Jenna and I are sitting across from each other in the hotel cafeteria with grimy trays of untouched food in front of us. Voices echo everywhere and it smells like oily tuna, but it's a relief to be somewhere besides Josephine's room, the hospital, or some diner heavy with cigarette smoke and greasy burgers.

"You okay? You look like you're ready to kill someone." Her eyes flick to the morbidly fat man who's elbow keeps jabbing into her side.  I can see that she's almost ready to blame it on him, but we both know I would never let her get away with that.

"Adam wants to come up." I glance down at my phone again. A young child runs behind Jenna, the shriek carrying right over her head and I scrunch my face up at the annoying disturbance. Jenna doesn't even flinch and it sends a fist into my stomach.

"Oh my word... Good luck with that. Are you ready to get out of this death hole?" Without waiting for my response she stands up and goes to return her tray. I follow, averting my eyes from everyone else in this room. No one is happy to be here, except those with new children. But if their babies are fine, they wouldn't be here long enough to resort to the expensive, awful hospital food.

When we get to where we're supposed to be, Josephine is sleeping like always. Her head has some stubble on it and a few less staples, but that's about the extent of her improvement. I bend over and absentmindedly kiss her forehead before flopping into the chair. Jenna steps into the bathroom and comes out a little bit later.

We live in a never-ending loop of sitting in this room, watching the paint dry and losing our minds in the process. She sits down next to Jo's bed and pulls out her notebooks when I have an idea. I stand up, making it look like I'm going to the bathroom, but I stop right behind Jenna. I take my fingers and snap, right next to her ear. She doesn't move. Than I clap. I can feel myself start to shake with anger and I hit the table with a textbook as hard as I can. Of course, Jenna doesn't register it at all. I feel burning at the back of my throat. Why? Who decides that Jenna has to be deaf? They took away her speech, her childhood, her entire family. Music was one constant in her life--I would know because it was the singular one in mine--and then it's just stolen from her.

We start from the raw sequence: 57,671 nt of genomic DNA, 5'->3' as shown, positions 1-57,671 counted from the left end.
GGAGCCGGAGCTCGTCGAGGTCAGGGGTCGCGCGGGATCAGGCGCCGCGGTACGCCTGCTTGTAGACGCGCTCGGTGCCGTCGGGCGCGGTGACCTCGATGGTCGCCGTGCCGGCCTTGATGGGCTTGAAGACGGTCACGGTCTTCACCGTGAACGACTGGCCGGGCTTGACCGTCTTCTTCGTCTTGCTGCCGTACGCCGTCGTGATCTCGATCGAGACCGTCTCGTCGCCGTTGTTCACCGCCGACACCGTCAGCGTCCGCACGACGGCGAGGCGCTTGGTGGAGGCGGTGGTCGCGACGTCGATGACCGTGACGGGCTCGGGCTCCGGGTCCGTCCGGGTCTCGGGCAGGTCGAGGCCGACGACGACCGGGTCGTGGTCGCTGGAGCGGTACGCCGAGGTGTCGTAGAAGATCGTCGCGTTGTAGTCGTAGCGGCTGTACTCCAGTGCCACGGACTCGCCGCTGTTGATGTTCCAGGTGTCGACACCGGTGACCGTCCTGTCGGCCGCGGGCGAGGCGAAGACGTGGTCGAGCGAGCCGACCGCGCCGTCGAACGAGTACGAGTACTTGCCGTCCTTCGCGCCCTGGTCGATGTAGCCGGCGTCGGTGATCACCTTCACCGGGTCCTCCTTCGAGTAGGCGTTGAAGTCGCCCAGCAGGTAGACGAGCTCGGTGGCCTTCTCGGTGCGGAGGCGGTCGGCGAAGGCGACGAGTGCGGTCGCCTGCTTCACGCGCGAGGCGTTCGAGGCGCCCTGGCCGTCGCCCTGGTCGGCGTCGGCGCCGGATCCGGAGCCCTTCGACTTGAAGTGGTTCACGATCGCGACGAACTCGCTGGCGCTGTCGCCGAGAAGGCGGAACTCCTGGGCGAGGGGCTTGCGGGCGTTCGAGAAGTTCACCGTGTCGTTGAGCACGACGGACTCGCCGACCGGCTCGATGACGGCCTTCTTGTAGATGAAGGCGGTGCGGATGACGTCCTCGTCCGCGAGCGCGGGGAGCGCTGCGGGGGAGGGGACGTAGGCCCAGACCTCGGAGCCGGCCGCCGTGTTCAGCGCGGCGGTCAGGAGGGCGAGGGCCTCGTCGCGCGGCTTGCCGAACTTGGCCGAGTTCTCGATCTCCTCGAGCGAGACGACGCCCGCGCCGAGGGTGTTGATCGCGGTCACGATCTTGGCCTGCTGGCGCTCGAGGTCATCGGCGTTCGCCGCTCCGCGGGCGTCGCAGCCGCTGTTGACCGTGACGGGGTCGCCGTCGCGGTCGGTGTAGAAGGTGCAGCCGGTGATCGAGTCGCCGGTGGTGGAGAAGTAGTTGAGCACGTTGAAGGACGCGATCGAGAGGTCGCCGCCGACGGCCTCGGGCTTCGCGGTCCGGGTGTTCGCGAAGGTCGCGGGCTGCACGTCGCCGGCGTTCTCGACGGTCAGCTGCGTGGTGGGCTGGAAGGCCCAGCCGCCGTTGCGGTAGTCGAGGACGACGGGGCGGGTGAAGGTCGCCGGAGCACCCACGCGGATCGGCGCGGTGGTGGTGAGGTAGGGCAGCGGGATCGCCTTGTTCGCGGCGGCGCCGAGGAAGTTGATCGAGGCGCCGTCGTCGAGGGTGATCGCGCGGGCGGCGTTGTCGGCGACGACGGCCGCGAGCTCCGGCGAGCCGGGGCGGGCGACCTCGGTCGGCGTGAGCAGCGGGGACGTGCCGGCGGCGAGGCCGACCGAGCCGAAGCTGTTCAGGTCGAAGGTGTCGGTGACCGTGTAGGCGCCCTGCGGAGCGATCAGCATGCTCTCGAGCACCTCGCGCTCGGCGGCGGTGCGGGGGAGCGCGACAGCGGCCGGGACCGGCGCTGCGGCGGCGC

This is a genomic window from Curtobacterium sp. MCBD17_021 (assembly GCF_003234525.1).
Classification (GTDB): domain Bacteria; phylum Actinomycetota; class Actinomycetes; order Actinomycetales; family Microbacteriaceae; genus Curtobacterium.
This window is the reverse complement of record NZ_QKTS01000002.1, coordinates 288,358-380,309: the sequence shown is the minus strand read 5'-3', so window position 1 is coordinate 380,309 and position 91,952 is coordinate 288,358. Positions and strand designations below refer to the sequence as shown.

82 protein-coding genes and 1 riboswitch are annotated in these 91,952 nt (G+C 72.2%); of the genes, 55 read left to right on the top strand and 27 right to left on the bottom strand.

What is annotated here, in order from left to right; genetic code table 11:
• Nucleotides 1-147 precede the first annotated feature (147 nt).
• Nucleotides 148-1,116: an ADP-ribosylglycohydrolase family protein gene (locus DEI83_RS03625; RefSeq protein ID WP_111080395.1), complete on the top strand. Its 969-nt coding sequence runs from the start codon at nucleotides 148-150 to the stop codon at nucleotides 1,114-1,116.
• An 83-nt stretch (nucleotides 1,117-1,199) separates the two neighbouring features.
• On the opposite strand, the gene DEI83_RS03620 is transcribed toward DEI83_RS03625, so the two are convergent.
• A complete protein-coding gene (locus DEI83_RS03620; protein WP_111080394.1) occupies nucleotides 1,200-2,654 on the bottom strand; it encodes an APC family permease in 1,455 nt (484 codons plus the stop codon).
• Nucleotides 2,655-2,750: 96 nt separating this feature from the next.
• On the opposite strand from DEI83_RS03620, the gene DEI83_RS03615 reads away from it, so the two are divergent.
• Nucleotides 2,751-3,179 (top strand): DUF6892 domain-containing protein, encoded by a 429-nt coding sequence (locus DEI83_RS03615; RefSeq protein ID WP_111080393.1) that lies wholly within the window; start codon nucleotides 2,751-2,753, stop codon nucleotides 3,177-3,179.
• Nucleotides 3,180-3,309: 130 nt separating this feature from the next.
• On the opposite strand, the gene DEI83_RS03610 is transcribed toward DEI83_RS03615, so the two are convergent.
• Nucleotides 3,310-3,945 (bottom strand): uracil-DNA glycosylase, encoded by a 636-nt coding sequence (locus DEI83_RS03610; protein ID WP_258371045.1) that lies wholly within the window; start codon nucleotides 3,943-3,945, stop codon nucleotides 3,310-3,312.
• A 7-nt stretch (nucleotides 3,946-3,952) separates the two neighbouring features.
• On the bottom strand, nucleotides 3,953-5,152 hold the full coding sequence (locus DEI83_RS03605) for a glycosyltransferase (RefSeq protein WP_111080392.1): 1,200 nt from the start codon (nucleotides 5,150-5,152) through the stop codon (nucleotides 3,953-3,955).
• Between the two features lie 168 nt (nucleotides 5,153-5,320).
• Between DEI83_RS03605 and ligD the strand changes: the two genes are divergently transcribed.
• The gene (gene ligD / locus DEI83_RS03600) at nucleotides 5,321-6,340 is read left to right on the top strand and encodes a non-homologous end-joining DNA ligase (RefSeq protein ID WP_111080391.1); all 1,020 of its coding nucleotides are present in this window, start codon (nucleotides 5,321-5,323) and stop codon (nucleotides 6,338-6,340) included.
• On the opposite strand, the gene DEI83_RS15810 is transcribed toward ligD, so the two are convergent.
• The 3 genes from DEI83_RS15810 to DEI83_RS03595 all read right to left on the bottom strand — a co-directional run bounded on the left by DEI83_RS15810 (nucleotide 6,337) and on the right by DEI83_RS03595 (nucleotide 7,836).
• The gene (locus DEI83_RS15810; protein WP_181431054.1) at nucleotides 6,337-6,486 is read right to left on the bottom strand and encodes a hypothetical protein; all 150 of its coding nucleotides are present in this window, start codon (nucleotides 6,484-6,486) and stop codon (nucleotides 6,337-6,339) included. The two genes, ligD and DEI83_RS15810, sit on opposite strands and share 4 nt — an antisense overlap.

But the startling noise wakes up Josephine and that makes me feel even worse. Jenna turns around and stares at me, her eyebrows scrunched together. I'm standing there like a madman, my eyes wild, clutching a textbook that I just slammed against a hospital wall. Josephine starts to cry and I stalk out of the room before I have to look at either of them.

~~~

I'm convinced that I'm going to have a flashback as I sit on a cold stone bench outside of the hospital, but nothing happens. The birds still sing, the vendors keep selling their greasy hot dogs, and people keep walking by as I sit there with my head cradled between my hands.

Nothing happens. I'm still sitting here, in real life. I rack my brain and there are no memories I can remember. There is hardly a conversation with Josephine that I can clearly picture. What did she even look like before the surgery? Who the heck even taught me sign language? Why do I have to use ASL anyway? What is wrong with me?!

I stand up quickly and my head splits. I have no idea where I am. My chest constraints and I turn in a circle, trying to figure out where I am. John, you moron. You should know this! It feels like liquid heat is running out of my temples when I realize I have no idea.

I'm about to run out on the road when a beautiful girl with long black hair and a tissue stuck on her forehead stops in front of me, her hands on my shoulders. "Josephine," I whisper, because she's the one thing that I know. She just smiles.

I wrap my arms tightly around her because she's the correct weight. She's healthy. Perfect. I lean down to kiss her, but her face dissolves like a pillar of sand in a power fan right as I'm about to touch her. A grating scream breaks through behind me and I whip around to see Jenna standing there. In that moment, it's like a cyclone goes off in my brain and I know that I had one of those mental episodes. My worst yet.

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